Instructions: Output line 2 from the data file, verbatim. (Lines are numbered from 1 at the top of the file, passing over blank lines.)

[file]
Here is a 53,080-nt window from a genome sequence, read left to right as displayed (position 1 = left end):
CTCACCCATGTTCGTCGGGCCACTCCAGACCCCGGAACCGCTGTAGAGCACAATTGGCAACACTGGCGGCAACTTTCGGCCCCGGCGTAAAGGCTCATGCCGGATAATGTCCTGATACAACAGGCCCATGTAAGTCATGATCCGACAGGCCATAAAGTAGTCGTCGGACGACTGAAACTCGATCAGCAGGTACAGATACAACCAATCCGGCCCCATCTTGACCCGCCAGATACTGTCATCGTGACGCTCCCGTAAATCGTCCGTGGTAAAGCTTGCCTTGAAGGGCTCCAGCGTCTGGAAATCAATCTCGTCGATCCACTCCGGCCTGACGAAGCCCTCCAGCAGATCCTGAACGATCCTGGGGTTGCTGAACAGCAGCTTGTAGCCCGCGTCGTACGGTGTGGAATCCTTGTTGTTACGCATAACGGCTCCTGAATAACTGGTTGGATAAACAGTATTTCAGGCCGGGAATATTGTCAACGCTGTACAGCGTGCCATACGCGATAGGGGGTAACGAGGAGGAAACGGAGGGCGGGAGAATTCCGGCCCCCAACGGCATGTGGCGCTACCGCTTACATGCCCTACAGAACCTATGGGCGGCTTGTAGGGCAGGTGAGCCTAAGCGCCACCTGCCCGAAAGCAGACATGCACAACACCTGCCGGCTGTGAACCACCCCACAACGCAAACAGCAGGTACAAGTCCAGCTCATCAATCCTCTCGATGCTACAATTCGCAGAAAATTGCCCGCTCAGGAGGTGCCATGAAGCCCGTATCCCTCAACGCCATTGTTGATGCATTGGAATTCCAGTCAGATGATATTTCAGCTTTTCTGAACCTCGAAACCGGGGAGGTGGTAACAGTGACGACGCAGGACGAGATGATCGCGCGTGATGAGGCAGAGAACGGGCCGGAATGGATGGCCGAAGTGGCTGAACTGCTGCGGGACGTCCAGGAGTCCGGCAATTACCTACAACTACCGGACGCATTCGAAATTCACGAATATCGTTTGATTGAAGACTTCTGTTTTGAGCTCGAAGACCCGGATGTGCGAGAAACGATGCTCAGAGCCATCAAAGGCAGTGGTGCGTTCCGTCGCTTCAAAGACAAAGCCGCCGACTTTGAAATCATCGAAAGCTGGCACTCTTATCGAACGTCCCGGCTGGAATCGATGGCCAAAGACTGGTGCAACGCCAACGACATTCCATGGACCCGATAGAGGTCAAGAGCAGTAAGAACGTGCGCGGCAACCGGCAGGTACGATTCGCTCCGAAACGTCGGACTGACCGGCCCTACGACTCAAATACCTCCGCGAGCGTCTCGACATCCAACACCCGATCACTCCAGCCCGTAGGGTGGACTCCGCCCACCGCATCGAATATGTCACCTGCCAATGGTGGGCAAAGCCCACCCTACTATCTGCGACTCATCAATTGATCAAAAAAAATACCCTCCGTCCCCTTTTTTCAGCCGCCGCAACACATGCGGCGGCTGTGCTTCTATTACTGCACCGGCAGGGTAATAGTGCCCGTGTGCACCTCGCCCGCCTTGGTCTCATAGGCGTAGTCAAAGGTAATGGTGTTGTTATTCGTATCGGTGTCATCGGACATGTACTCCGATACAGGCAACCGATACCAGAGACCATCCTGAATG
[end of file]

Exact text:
CTCACCCATGTTCGTCGGGCCACTCCAGACCCCGGAACCGCTGTAGAGCACAATTGGCAACACTGGCGGCAACTTTCGGCCCCGGCGTAAAGGCTCATGCCGGATAATGTCCTGATACAACAGGCCCATGTAAGTCATGATCCGACAGGCCATAAAGTAGTCGTCGGACGACTGAAACTCGATCAGCAGGTACAGATACAACCAATCCGGCCCCATCTTGACCCGCCAGATACTGTCATCGTGACGCTCCCGTAAATCGTCCGTGGTAAAGCTTGCCTTGAAGGGCTCCAGCGTCTGGAAATCAATCTCGTCGATCCACTCCGGCCTGACGAAGCCCTCCAGCAGATCCTGAACGATCCTGGGGTTGCTGAACAGCAGCTTGTAGCCCGCGTCGTACGGTGTGGAATCCTTGTTGTTACGCATAACGGCTCCTGAATAACTGGTTGGATAAACAGTATTTCAGGCCGGGAATATTGTCAACGCTGTACAGCGTGCCATACGCGATAGGGGGTAACGAGGAGGAAACGGAGGGCGGGAGAATTCCGGCCCCCAACGGCATGTGGCGCTACCGCTTACATGCCCTACAGAACCTATGGGCGGCTTGTAGGGCAGGTGAGCCTAAGCGCCACCTGCCCGAAAGCAGACATGCACAACACCTGCCGGCTGTGAACCACCCCACAACGCAAACAGCAGGTACAAGTCCAGCTCATCAATCCTCTCGATGCTACAATTCGCAGAAAATTGCCCGCTCAGGAGGTGCCATGAAGCCCGTATCCCTCAACGCCATTGTTGATGCATTGGAATTCCAGTCAGATGATATTTCAGCTTTTCTGAACCTCGAAACCGGGGAGGTGGTAACAGTGACGACGCAGGACGAGATGATCGCGCGTGATGAGGCAGAGAACGGGCCGGAATGGATGGCCGAAGTGGCTGAACTGCTGCGGGACGTCCAGGAGTCCGGCAATTACCTACAACTACCGGACGCATTCGAAATTCACGAATATCGTTTGATTGAAGACTTCTGTTTTGAGCTCGAAGACCCGGATGTGCGAGAAACGATGCTCAGAGCCATCAAAGGCAGTGGTGCGTTCCGTCGCTTCAAAGACAAAGCCGCCGACTTTGAAATCATCGAAAGCTGGCACTCTTATCGAACGTCCCGGCTGGAATCGATGGCCAAAGACTGGTGCAACGCCAACGACATTCCATGGACCCGATAGAGGTCAAGAGCAGTAAGAACGTGCGCGGCAACCGGCAGGTACGATTCGCTCCGAAACGTCGGACTGACCGGCCCTACGACTCAAATACCTCCGCGAGCGTCTCGACATCCAACACCCGATCACTCCAGCCCGTAGGGTGGACTCCGCCCACCGCATCGAATATGTCACCTGCCAATGGTGGGCAAAGCCCACCCTACTATCTGCGACTCATCAATTGATCAAAAAAAATACCCTCCGTCCCCTTTTTTCAGCCGCCGCAACACATGCGGCGGCTGTGCTTCTATTACTGCACCGGCAGGGTAATAGTGCCCGTGTGCACCTCGCCCGCCTTGGTCTCATAGGCGTAGTCAAAGGTAATGGTGTTGTTATTCGTATCGGTGTCATCGGACATGTACTCCGATACAGGCAACCGATACCAGAGACCATCCTGAATG